It’s the same as the “Chalky White” joke comics. Appealing to basic prejudices – “Blacks are all stupid” isn’t that far from “Leavers are all racists”

Rufus Armstrong

5th December 2019 at 3:51 pm

All comedy characters are fools of some kind. Davidson or anyone else isn’t going to crate a character that is not a joke.

Jerry Owen

4th December 2019 at 5:58 pm

If you’re going to take the p*ss out of your audience make sure you take it out of all your audience. Try and sound them out first even.
Were the audience offended or did they just not find him funny.. he’s judging them by his snowflake standards I think.
Leo Kearse ( or Hearse ), now there’s an up an coming comedian .. on YouTube.

Paul Robson

4th December 2019 at 7:07 pm

The jokes will all be variation on “Boris/Leavers/Trump is a c**t”. They get hammered if they do ; look at the response to Tracey Ullman taking the mickey out of Corbyn – screaming from the left. Problem is if you look at the “sketch summary” on wikipedia you can see there are twice as many skits about the Tories as there are about Labour.

Danny Rees

4th December 2019 at 9:11 pm

Yeah and tacking the mickey out of Trump…screaming from the Right.

It goes full circle.

Jerry Owen

5th December 2019 at 8:28 am

Danny Rees
Care to give us some examples of Trumps ‘screaming from the right’ ?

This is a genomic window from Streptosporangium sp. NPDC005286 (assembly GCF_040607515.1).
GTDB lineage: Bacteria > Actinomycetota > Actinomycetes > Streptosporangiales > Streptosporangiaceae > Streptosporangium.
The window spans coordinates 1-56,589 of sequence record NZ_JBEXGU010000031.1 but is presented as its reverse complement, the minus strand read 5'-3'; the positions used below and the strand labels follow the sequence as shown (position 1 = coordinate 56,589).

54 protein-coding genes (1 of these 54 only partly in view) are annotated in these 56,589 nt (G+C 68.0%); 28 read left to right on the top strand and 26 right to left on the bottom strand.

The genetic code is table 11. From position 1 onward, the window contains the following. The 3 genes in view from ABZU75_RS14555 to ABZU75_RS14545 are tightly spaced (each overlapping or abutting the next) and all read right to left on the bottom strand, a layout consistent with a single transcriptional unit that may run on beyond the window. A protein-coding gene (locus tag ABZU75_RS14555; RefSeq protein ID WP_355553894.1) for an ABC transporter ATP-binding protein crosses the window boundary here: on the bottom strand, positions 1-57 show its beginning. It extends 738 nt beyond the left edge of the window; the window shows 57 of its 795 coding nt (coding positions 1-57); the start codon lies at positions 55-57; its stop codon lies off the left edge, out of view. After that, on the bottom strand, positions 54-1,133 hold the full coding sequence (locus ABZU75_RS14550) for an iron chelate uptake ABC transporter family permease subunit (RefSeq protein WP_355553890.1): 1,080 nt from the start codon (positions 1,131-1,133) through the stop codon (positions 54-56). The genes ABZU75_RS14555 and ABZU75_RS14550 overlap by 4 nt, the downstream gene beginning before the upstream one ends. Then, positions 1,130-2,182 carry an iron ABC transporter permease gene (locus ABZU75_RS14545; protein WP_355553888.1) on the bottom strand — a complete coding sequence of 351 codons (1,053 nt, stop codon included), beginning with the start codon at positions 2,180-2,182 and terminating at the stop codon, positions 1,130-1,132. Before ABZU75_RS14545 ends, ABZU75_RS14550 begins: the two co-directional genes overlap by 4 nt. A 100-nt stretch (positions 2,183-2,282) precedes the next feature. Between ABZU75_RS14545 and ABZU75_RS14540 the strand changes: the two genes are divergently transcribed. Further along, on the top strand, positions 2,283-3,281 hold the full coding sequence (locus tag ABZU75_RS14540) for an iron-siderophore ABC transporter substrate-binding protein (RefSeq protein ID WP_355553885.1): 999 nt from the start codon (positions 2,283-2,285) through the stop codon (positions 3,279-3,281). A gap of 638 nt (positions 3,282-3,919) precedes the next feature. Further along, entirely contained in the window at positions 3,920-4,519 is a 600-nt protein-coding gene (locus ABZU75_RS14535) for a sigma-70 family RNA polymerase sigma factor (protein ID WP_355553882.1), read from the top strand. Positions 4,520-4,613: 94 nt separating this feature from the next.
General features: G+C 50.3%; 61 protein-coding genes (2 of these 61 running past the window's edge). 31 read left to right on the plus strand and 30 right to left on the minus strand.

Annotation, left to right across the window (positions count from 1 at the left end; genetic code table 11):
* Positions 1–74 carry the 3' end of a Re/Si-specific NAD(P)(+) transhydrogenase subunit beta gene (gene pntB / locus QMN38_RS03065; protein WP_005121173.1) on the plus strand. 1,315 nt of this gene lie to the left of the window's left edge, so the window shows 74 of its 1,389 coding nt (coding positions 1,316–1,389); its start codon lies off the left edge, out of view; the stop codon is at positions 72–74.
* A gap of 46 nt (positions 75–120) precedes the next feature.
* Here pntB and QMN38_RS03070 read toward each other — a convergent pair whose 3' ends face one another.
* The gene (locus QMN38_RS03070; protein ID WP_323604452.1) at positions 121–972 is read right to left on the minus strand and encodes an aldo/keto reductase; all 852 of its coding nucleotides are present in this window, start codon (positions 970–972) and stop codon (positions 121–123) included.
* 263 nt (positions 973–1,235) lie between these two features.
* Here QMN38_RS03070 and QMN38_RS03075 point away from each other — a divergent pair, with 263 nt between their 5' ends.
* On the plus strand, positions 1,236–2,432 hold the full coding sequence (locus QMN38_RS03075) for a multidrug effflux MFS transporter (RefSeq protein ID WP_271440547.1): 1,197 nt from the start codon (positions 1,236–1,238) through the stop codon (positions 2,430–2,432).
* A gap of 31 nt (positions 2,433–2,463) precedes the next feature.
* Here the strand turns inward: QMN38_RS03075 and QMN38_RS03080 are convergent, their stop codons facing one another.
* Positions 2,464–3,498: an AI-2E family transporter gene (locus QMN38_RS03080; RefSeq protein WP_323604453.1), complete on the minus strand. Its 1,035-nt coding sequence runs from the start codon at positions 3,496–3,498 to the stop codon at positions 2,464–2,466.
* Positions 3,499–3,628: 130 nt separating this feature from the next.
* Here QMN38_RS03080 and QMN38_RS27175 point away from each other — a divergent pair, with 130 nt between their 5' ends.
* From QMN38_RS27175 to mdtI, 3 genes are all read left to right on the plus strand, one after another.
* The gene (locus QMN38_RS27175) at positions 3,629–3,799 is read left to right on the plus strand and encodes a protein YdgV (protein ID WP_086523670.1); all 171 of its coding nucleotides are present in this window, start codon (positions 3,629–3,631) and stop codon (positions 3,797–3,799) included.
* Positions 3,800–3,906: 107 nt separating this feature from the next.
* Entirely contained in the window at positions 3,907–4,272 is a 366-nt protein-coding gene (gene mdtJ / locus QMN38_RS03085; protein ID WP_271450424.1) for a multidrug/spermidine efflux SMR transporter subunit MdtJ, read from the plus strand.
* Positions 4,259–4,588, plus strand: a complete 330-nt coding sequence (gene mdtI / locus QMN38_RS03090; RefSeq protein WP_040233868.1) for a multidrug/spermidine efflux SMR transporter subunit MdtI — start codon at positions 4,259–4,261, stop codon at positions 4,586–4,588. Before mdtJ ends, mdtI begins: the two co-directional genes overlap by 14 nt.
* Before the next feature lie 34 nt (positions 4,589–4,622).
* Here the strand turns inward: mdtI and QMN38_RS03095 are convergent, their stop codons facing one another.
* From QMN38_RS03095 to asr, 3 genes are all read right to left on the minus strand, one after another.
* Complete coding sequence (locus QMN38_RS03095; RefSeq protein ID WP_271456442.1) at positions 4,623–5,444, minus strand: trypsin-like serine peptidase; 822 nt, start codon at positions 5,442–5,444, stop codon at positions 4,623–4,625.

Stu Gre

4th December 2019 at 4:45 pm

The “clapter” comedy infected the BBC first years ago tainting everything from News Quiz/Now Show through to Have I Got News For You. All shows I found briliiantly witty and funny 6 or 7 years ago and yet my political leanings haven’t changed and the right was more often than not their target for the last 20 or so years.

Seems all you need to do is turn up, say “Orange Man Bad” or “Thick brexit voters” and someone will rush to add the canned laughter. The crying shame is there is SO much potential with Trump and Brexit (plus another 50 or so other topics) for genuine comedy – if there are any comedians left?

Ian Wilson

4th December 2019 at 5:40 pm

Absolutely, 100% agree STU GRE

Mike Ellwood

4th December 2019 at 5:55 pm

Mind, the Now Show was never very funny in the first place (IMHO), but it’s right-on-ness just has me reaching for the off-switch. The News Quiz is still funny I think, and has always been better than its TV equivalent, which just seems to be an opportunity for Hislop and Merton to show off, and for Hislop to practice looking smug, not that he needs any practice.

Stuart Lee is a brilliant comic I think, and I can comfortably ignore his right-on-ness. Jeremy Hardy was also brilliant, and could probably have held any sort of audience.

Paul Robson

4th December 2019 at 6:51 pm